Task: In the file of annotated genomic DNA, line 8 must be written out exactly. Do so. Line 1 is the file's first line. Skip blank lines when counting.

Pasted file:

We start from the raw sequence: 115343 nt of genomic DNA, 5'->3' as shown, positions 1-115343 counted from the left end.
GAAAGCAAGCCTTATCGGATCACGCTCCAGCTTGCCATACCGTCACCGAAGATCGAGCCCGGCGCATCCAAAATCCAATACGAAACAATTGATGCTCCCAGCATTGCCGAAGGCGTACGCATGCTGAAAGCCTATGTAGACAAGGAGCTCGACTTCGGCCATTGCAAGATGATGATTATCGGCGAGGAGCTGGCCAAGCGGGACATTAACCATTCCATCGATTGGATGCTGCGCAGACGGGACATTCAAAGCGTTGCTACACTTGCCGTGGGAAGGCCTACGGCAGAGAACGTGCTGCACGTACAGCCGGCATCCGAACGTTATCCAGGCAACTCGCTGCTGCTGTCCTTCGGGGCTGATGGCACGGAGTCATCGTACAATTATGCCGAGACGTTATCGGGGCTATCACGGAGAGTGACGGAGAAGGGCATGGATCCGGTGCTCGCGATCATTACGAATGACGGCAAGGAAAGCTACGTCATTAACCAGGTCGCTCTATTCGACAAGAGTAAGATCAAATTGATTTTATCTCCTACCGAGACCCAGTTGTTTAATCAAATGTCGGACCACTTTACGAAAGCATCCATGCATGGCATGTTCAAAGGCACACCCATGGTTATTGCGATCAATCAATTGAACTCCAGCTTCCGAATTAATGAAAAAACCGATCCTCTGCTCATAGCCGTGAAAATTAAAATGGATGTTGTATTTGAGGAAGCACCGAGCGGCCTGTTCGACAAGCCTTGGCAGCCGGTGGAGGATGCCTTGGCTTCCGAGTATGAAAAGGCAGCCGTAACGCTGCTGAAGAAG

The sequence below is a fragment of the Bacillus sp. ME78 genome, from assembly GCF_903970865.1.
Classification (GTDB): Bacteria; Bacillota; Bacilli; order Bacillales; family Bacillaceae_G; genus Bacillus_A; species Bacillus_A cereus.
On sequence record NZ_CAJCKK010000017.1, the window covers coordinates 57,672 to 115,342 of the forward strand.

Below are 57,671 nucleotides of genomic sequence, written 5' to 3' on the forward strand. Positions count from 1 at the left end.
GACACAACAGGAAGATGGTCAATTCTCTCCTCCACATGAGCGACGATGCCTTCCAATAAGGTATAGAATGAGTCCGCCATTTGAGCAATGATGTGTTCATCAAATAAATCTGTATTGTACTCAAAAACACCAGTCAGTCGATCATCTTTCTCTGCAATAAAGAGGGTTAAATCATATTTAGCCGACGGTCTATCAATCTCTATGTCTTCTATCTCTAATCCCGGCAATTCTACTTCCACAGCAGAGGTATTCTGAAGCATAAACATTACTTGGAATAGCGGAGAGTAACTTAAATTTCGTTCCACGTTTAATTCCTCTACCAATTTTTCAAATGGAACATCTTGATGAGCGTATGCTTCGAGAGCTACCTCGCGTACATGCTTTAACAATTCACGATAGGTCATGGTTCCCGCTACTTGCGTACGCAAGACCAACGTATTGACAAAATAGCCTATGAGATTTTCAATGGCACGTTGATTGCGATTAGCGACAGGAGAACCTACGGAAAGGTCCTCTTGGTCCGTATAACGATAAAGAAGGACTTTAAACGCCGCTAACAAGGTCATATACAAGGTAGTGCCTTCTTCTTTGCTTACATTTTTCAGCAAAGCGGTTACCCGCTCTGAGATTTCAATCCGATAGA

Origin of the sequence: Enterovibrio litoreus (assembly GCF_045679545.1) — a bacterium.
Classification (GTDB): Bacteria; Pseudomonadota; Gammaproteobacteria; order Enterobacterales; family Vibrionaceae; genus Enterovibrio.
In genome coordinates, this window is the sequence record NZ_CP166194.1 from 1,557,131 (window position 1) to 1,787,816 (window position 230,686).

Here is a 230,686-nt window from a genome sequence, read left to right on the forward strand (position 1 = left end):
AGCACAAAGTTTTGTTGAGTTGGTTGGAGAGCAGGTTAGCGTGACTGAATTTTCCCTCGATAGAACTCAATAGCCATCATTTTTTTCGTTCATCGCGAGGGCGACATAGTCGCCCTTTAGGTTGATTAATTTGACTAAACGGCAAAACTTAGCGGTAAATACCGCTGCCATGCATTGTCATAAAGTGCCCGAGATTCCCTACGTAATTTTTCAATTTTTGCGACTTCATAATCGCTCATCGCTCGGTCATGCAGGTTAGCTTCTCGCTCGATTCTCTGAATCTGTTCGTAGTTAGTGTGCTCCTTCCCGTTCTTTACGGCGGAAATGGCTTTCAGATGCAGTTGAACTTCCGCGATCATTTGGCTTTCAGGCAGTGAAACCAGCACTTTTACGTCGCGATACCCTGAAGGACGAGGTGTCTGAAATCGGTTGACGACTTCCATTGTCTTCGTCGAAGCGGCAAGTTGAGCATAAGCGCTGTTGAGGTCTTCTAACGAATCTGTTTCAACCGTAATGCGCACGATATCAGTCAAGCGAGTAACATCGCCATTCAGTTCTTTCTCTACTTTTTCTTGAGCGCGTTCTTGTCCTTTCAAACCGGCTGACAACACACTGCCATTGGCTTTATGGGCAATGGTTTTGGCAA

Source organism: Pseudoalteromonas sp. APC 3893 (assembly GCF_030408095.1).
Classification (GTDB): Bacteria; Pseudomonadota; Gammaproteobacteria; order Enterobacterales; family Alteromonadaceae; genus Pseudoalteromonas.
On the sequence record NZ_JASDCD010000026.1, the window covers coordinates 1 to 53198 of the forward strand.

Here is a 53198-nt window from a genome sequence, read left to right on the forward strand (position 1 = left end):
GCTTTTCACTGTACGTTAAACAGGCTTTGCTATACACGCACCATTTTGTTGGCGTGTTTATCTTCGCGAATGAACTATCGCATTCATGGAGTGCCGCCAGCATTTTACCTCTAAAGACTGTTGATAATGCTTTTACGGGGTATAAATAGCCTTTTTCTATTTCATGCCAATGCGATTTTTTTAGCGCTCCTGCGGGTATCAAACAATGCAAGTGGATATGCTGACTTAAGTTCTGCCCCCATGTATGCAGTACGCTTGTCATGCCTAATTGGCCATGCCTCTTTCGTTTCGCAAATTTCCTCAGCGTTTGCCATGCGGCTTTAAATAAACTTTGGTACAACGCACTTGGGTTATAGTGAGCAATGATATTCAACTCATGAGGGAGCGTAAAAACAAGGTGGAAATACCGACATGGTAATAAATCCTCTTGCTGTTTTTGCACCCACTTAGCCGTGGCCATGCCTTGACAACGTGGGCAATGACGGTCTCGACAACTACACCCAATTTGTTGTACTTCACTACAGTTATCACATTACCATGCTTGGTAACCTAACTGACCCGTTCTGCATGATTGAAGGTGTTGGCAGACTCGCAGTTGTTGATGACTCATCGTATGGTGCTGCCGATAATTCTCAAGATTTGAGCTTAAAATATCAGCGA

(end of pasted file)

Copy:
Origin of the sequence: Enterovibrio litoreus (assembly GCF_045679545.1) — a bacterium.